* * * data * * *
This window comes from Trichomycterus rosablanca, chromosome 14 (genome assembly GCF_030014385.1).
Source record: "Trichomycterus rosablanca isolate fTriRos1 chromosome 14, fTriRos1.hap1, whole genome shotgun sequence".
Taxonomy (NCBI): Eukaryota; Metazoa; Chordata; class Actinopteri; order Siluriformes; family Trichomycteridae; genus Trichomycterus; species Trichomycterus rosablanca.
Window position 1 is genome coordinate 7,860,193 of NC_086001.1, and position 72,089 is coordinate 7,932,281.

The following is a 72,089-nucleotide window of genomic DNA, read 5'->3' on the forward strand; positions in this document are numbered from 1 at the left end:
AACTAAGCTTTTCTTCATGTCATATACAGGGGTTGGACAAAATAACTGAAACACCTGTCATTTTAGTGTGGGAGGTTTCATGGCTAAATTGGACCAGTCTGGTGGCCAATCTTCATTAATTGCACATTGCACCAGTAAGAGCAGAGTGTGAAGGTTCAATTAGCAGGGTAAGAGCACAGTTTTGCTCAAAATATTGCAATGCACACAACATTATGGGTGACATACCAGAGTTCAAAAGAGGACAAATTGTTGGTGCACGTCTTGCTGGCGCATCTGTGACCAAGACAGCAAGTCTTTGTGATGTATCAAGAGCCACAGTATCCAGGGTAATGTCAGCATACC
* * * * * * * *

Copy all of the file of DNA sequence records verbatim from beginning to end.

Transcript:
This window comes from Trichomycterus rosablanca, chromosome 14 (genome assembly GCF_030014385.1).
Source record: "Trichomycterus rosablanca isolate fTriRos1 chromosome 14, fTriRos1.hap1, whole genome shotgun sequence".
Taxonomy (NCBI): Eukaryota; Metazoa; Chordata; class Actinopteri; order Siluriformes; family Trichomycteridae; genus Trichomycterus; species Trichomycterus rosablanca.
Window position 1 is genome coordinate 7,860,193 of NC_086001.1, and position 72,089 is coordinate 7,932,281.

The following is a 72,089-nucleotide window of genomic DNA, read 5'->3' on the forward strand; positions in this document are numbered from 1 at the left end:
AACTAAGCTTTTCTTCATGTCATATACAGGGGTTGGACAAAATAACTGAAACACCTGTCATTTTAGTGTGGGAGGTTTCATGGCTAAATTGGACCAGTCTGGTGGCCAATCTTCATTAATTGCACATTGCACCAGTAAGAGCAGAGTGTGAAGGTTCAATTAGCAGGGTAAGAGCACAGTTTTGCTCAAAATATTGCAATGCACACAACATTATGGGTGACATACCAGAGTTCAAAAGAGGACAAATTGTTGGTGCACGTCTTGCTGGCGCATCTGTGACCAAGACAGCAAGTCTTTGTGATGTATCAAGAGCCACAGTATCCAGGGTAATGTCAGCATACC